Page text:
The Cultural Revolution That Tramples Israel’s Secular Heritage

Freedom of worship is supposed to let a person conduct his spiritual life as he wishes, but apparently in Israel this principle protects religious ritual only.

A Torah procession ceremony at Kibbutz Beit Alfa, October 2015.
David Einav

“I discovered the other side of coercion,” a resident of Kibbutz Eilon’s “expansion neighborhood” told Haaretz’s Noa Shpigel this week. Despite the opposition of most local people, the man wants to build a synagogue there and asks: “Can one imagine people in Israel wishing to pray with a majority deciding whether they can or not?”

In one demagogic sentence expressing victimization the speaker touches on the problem facing the kibbutzim and all liberal Israelis. They grow up on values of tolerance that demand acceptance of the other. Every day, or at least once a week when Shabbat begins, they accede to this demand.

But it’s a one-way street. The tradition and customs of those reared in secular homes are being trampled in an Israeli cultural revolution a kind of benign mini-ethnocide that merely wants to light Shabbat candles.

The question of the man at the kibbutz must be met with a firm reply. No, you can’t force a person not to pray, and that doesn’t happen anyway. He can pray at home or in a synagogue outside the secular left-wing Hashomer Hatzair kibbutz where he has decided to live. And yes, the kibbutz isn’t required to build him a house of worship, just as a kosher restaurant isn’t required to serve me pork, even if I ordered it.

The kibbutzim are trying to survive in difficult economic straits. That’s why it’s hard to judge anyone who makes the dining room kosher or builds a synagogue in an attempt to attract new people or religious tourism. Still, it would be good if the people representing the remnants of the kibbutz movement understood how they’re being manipulated.

The synagogue at Kibbutz Yifat in northern Israel.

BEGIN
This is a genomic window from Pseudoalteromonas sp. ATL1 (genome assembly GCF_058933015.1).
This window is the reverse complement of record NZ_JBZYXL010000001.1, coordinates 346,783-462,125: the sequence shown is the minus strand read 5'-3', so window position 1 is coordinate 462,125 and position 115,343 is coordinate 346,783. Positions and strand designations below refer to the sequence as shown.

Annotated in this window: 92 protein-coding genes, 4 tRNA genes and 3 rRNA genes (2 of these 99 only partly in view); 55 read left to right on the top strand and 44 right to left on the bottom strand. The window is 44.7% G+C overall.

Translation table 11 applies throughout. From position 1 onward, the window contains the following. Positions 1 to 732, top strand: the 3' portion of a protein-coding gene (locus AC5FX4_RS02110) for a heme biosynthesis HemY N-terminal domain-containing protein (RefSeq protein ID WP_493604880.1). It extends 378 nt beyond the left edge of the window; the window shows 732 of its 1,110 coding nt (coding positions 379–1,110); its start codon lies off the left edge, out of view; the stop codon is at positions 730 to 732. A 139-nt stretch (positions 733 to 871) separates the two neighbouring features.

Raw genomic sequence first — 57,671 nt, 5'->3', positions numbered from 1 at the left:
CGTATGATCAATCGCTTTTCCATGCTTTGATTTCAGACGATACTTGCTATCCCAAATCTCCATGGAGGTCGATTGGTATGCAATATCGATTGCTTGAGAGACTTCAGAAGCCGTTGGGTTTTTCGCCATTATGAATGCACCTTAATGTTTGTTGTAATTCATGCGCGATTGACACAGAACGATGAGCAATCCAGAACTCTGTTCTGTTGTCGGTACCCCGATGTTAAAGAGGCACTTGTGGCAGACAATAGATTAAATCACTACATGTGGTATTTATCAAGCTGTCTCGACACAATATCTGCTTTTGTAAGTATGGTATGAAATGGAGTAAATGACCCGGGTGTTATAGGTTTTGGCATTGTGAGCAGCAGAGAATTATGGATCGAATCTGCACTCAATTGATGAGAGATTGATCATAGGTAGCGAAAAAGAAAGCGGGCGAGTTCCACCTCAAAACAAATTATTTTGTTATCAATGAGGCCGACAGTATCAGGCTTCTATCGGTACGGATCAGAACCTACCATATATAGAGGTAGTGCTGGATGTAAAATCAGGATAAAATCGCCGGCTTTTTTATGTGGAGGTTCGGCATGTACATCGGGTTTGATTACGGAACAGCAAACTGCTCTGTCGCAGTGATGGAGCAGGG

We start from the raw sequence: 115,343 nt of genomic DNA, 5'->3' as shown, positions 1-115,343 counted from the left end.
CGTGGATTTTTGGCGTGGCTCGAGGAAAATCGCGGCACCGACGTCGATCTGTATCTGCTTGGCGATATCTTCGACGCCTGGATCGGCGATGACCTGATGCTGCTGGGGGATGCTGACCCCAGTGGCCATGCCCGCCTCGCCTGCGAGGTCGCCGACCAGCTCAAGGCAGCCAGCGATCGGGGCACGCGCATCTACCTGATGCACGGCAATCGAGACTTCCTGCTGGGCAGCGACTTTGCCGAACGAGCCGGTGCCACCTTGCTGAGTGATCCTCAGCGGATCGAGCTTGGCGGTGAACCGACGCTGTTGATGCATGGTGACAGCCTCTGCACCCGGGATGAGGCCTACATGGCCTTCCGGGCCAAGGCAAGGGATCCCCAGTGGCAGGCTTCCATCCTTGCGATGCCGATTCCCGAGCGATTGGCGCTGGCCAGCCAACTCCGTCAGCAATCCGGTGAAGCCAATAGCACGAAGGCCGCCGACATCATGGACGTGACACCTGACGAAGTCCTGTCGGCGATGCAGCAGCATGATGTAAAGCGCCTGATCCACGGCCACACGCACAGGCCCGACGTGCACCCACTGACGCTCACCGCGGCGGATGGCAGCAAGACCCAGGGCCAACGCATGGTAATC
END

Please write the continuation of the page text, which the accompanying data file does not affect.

Gil Eliahu

Secular people are giving up their nature reserves but are receiving nothing in return. The school system is investing more and more in religious education, public transportation still doesn’t run on Shabbat, anyone who wants to marry without a rabbi is sent abroad, and during Passover I wanted to make pizza, but even in a grocery store in the heart of Tel Aviv I couldn’t buy flour – due to the fines imposed by the state.

Freedom of worship is supposed to let a person conduct his spiritual life as he wishes, but apparently in Israel this principle protects religious ritual only. If your ritual is to refrain from religion, you have a problem. If your tradition is not to observe the tradition, it’s easy to trample. If your culture is to refrain from doing, it’s easy to force you to do, because “what do you really care anyway?”

That’s how it happened that in the elementary school I attended it’s now customary to conduct a ceremony giving a Torah scroll to second graders. That’s how it happened that through a crazy distortion and in the name of tolerance (!), men and women are separated in the swimming pool of Hashomer Hatzair’s first kibbutz, Beit Alfa.

But beneath the surface the motivation for these steps isn’t tolerance but the total opposite: disdain for the lifestyle of Israel’s secular Jews, who over the years have acquired a reputation of the bad kid in class – the one who needs a scolding and then a kind word to put him back on track.

Secular Jewish culture isn’t a sign of bad behavior; it’s not a fit of temper or youthful rebellion. It’s the heritage of many Israelis. And as everyone knows, a heritage must be preserved.